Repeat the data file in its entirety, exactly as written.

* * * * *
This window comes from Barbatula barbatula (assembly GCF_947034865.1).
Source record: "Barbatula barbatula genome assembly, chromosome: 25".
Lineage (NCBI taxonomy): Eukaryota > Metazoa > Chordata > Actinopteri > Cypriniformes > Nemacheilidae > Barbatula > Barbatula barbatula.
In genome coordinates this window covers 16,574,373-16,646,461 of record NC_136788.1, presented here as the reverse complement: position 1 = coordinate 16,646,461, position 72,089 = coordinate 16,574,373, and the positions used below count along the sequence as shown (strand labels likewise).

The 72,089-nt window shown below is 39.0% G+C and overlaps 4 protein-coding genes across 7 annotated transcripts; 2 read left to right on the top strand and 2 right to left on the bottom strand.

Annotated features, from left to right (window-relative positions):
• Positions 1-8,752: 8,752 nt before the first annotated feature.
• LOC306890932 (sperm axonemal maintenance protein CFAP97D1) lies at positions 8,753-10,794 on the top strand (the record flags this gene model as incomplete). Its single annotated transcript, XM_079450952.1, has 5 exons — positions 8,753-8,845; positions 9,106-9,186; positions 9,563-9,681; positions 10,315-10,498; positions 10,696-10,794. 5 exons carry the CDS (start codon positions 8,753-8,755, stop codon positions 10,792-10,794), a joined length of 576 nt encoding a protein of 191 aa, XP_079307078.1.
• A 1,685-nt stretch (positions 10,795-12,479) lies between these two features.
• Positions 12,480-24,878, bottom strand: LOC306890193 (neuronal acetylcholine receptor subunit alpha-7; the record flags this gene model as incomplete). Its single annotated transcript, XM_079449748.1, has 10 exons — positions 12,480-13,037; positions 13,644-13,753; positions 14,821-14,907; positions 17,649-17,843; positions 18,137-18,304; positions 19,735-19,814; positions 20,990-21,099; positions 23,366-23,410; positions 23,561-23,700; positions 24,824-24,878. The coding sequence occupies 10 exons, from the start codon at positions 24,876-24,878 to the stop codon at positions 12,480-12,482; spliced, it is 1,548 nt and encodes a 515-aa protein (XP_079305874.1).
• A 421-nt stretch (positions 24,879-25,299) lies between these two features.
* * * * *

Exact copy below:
This window comes from Barbatula barbatula (assembly GCF_947034865.1).
Source record: "Barbatula barbatula genome assembly, chromosome: 25".
Lineage (NCBI taxonomy): Eukaryota > Metazoa > Chordata > Actinopteri > Cypriniformes > Nemacheilidae > Barbatula > Barbatula barbatula.
In genome coordinates this window covers 16,574,373-16,646,461 of record NC_136788.1, presented here as the reverse complement: position 1 = coordinate 16,646,461, position 72,089 = coordinate 16,574,373, and the positions used below count along the sequence as shown (strand labels likewise).

The 72,089-nt window shown below is 39.0% G+C and overlaps 4 protein-coding genes across 7 annotated transcripts; 2 read left to right on the top strand and 2 right to left on the bottom strand.

Annotated features, from left to right (window-relative positions):
• Positions 1-8,752: 8,752 nt before the first annotated feature.
• LOC306890932 (sperm axonemal maintenance protein CFAP97D1) lies at positions 8,753-10,794 on the top strand (the record flags this gene model as incomplete). Its single annotated transcript, XM_079450952.1, has 5 exons — positions 8,753-8,845; positions 9,106-9,186; positions 9,563-9,681; positions 10,315-10,498; positions 10,696-10,794. 5 exons carry the CDS (start codon positions 8,753-8,755, stop codon positions 10,792-10,794), a joined length of 576 nt encoding a protein of 191 aa, XP_079307078.1.
• A 1,685-nt stretch (positions 10,795-12,479) lies between these two features.
• Positions 12,480-24,878, bottom strand: LOC306890193 (neuronal acetylcholine receptor subunit alpha-7; the record flags this gene model as incomplete). Its single annotated transcript, XM_079449748.1, has 10 exons — positions 12,480-13,037; positions 13,644-13,753; positions 14,821-14,907; positions 17,649-17,843; positions 18,137-18,304; positions 19,735-19,814; positions 20,990-21,099; positions 23,366-23,410; positions 23,561-23,700; positions 24,824-24,878. The coding sequence occupies 10 exons, from the start codon at positions 24,876-24,878 to the stop codon at positions 12,480-12,482; spliced, it is 1,548 nt and encodes a 515-aa protein (XP_079305874.1).
• A 421-nt stretch (positions 24,879-25,299) lies between these two features.